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    hmm (profile), Apr 22nd, 2011 @ 7:04pm

    well

    Can't samsung just stop producing LCDs for apple?

    Apple would then be dead in the water once its current stock ran out...no more screens / chips etc.....

    would take many months to source a new supplier....

    Samsung has apple by the round squishy things.....

     

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      Anonymous Coward, Apr 22nd, 2011 @ 8:11pm

      Re: well

      I suspect Apple probably thought of all that before they bothered to initiate their lawsuit, so they probably already have back up plans read to go in case something like this happens. That is, unless they're brain dead. Then again, this is a rather brain dead lawsuit that they're initiating.

       

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    Nicedoggy, Apr 23rd, 2011 @ 6:02am

    What happens when other companies start getting injunctions against American products will the government and companies still feel that IP laws are better when they are stronger.

    As far as I can tell Samsung has a good chance winning those battles in Europe and Asia, they could stop Apple from selling phones in those markets.

    Just ask Sony how that course of action was good for them in Europe.

     

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    DannyB (profile), Apr 23rd, 2011 @ 9:06am

    Live by the patent

    Die by the patent

     

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    Anonymous Coward, Apr 23rd, 2011 @ 7:23pm

    "Of course, adding a bit of a twist to the usual script, Samsung has filed those lawsuits around the globe: one in South Korea, one in Japan and one in Germany. "

    This is actually a pretty smart strategy. Since Apple is more of an American company, they probably have more leverage in American courts. Yet Samsung is more of an Asian country, so they have more leverage in that general region.

    I expect this sort of thing to happen more often. As other countries increasingly listen to the U.S. and adopt their own patent systems, companies in those countries who get sued by U.S. companies for infringement in the U.S. (in courts that U.S. companies have leverage in) will simply counter-sue those U.S. companies for infringement in their own native countries where they have leverage. If the U.S. wants to use patents to deny foreign competitors access to U.S. markets then those foreign competitors will simply use patents to deny the U.S. access to foreign markets.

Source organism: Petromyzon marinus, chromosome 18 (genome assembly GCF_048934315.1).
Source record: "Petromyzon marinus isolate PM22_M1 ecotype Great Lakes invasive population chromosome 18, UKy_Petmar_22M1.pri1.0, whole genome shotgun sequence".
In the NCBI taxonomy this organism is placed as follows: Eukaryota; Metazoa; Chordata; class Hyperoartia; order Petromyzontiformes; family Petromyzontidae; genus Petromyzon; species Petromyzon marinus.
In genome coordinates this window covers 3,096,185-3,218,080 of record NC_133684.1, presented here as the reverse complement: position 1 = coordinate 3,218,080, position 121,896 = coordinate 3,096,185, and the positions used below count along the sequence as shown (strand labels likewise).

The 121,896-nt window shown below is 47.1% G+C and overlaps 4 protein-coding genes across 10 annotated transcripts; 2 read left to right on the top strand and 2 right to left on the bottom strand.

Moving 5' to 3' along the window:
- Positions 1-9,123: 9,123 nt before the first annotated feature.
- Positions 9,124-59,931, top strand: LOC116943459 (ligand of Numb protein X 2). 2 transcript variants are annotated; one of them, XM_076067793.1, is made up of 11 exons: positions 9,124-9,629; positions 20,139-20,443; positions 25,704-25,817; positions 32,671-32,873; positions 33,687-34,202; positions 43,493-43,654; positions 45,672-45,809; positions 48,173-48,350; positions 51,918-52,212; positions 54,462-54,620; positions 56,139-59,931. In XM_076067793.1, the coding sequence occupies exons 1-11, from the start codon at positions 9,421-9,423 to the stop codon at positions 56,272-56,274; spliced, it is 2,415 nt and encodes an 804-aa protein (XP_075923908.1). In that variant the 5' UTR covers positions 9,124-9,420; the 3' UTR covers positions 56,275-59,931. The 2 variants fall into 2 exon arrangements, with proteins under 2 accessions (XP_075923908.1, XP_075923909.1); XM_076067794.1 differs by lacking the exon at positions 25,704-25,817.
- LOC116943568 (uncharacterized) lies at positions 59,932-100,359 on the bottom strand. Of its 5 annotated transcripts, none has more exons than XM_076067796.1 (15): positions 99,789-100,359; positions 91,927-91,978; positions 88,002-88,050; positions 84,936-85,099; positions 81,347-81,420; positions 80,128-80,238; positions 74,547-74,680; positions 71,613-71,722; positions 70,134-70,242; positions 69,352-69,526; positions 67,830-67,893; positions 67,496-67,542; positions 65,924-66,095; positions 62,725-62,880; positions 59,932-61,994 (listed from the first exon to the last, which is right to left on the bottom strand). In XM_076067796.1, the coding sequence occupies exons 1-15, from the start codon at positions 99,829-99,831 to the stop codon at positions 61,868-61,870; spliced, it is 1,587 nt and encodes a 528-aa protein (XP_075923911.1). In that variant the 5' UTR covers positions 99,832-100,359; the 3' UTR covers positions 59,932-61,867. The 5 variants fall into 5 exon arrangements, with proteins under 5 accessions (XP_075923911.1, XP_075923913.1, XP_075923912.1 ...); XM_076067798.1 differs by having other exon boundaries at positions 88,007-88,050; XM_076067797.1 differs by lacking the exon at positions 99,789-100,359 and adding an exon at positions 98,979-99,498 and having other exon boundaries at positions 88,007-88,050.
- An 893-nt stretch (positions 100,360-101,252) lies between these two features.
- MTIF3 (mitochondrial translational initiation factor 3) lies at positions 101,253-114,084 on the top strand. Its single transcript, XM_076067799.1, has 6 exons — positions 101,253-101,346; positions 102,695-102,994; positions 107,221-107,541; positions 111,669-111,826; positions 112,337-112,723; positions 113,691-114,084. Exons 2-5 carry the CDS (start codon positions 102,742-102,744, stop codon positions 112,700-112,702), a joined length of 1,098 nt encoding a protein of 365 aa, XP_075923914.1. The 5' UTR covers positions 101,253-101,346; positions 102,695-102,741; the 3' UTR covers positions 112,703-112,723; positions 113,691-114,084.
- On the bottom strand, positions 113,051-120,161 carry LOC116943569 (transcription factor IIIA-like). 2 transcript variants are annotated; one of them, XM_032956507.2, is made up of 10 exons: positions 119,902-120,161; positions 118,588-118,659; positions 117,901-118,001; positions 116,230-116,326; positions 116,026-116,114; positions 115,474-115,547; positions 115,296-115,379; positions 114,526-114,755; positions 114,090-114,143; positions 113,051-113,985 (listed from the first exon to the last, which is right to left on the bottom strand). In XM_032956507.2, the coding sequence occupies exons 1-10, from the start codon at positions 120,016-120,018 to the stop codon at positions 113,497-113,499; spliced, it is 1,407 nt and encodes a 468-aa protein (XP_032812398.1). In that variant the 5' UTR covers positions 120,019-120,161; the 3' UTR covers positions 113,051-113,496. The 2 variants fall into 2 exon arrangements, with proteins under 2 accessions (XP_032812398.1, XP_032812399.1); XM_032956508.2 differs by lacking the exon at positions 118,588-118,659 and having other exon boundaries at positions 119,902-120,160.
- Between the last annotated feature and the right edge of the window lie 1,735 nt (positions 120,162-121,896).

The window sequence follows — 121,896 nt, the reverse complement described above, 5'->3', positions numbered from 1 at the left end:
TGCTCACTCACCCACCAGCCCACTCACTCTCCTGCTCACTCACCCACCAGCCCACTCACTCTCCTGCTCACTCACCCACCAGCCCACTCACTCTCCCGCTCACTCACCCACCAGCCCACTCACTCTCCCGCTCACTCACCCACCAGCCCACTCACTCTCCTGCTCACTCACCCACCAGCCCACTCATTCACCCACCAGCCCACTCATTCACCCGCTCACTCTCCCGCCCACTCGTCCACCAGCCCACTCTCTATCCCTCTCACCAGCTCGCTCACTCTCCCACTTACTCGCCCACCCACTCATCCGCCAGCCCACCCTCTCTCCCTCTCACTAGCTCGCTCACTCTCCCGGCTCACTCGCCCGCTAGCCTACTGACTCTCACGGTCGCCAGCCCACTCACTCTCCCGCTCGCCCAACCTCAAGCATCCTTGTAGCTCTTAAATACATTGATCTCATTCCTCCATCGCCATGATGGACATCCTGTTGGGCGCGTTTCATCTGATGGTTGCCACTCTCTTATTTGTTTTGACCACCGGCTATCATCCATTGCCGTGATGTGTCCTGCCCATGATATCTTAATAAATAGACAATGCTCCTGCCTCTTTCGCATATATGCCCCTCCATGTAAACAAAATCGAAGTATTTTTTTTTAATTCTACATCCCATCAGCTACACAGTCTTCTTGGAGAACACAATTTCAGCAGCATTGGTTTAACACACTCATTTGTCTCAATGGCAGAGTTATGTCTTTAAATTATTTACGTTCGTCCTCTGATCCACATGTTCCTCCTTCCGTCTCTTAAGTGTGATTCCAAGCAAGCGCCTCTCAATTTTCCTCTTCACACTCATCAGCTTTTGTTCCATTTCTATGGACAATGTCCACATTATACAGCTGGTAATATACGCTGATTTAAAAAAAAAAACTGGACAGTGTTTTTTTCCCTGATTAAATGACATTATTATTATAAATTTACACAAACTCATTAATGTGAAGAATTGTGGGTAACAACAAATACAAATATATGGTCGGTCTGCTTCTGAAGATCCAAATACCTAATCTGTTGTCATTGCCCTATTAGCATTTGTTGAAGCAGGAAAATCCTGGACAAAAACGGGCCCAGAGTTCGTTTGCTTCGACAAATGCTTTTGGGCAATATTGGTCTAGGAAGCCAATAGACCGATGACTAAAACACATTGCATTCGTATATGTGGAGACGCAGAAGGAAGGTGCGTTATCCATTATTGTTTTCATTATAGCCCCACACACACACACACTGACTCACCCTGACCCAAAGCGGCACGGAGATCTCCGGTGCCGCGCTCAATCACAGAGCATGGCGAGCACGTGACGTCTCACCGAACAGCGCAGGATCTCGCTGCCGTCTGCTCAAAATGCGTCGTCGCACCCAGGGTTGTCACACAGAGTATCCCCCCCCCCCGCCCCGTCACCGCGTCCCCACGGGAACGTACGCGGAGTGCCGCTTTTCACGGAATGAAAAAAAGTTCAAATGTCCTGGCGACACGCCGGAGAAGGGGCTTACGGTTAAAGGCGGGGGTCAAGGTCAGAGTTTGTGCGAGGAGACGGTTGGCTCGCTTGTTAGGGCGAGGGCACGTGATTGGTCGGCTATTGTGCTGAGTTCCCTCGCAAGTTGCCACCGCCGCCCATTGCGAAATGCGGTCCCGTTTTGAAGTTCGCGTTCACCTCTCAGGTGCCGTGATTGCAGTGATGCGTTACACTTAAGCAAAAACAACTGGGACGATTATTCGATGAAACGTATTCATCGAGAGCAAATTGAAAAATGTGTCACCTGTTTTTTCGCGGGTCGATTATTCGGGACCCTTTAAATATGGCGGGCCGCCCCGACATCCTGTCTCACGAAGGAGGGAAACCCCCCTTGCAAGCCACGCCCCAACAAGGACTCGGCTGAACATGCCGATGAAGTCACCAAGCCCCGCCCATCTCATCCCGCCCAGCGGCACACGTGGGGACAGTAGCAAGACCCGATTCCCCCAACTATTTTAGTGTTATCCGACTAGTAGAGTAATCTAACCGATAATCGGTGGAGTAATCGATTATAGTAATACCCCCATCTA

The very same patent system that the U.S. is persuading others to implement will be used to prevent U.S. companies from competing in other countries. If the U.S. expects foreign countries to implement a patent system favorable to the U.S., then U.S. is a little naive.

     

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    Anonymous Coward, Apr 23rd, 2011 @ 9:33pm

    Both Samsung and Apple are sitting on billions in cash. None of the products that either company makes takes that amount of money to produce. There is enough money to have patent nuclear war *and* still innovate. In this case, no money is diverted away from innovation and toward lawyers.

     

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      Mike Masnick (profile), Apr 24th, 2011 @ 11:42pm

      Re:

      Both Samsung and Apple are sitting on billions in cash. None of the products that either company makes takes that amount of money to produce. There is enough money to have patent nuclear war *and* still innovate. In this case, no money is diverted away from innovation and toward lawyers

      Um. Wow. So you think that the money they have just sits there and does nothing? This is wrong. All of that cash is *invested*, and assuming Apple and Samsung have semi-competent CFO types, you can bet its invested in ways that increase innovation.

      I'm sorry, but the statement you made may be one of the most ignorant statements I've seen in a long time. If the money didn't go towards this patent fight, you can bet it would be used on more innovative, and economically productive purposes.

       

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        Anonymous Coward, Apr 25th, 2011 @ 3:24pm

        Re: Re:

        "If the money didn't go towards this patent fight, you can bet it would be used on more innovative, and economically productive purposes."

        Prove it with more than your opinion. I never said that money was just sitting but both companies claim billions in cash and cash equivalents - feel free to check their balance sheets yourself. Plenty of money to innovate and still pay lawyers. The obvious proof of my point is that both Samsung and Apple are known for their innovative products. I own innovative products from both companies, products that have served me well. If a company has billions to invest on 'innovation' and they spend 2% on lawyers the net effect on 'innovation' is tiny. The cost of innovation is smaller than the available funds for the products that these companies make. Money alone does not drive innovation.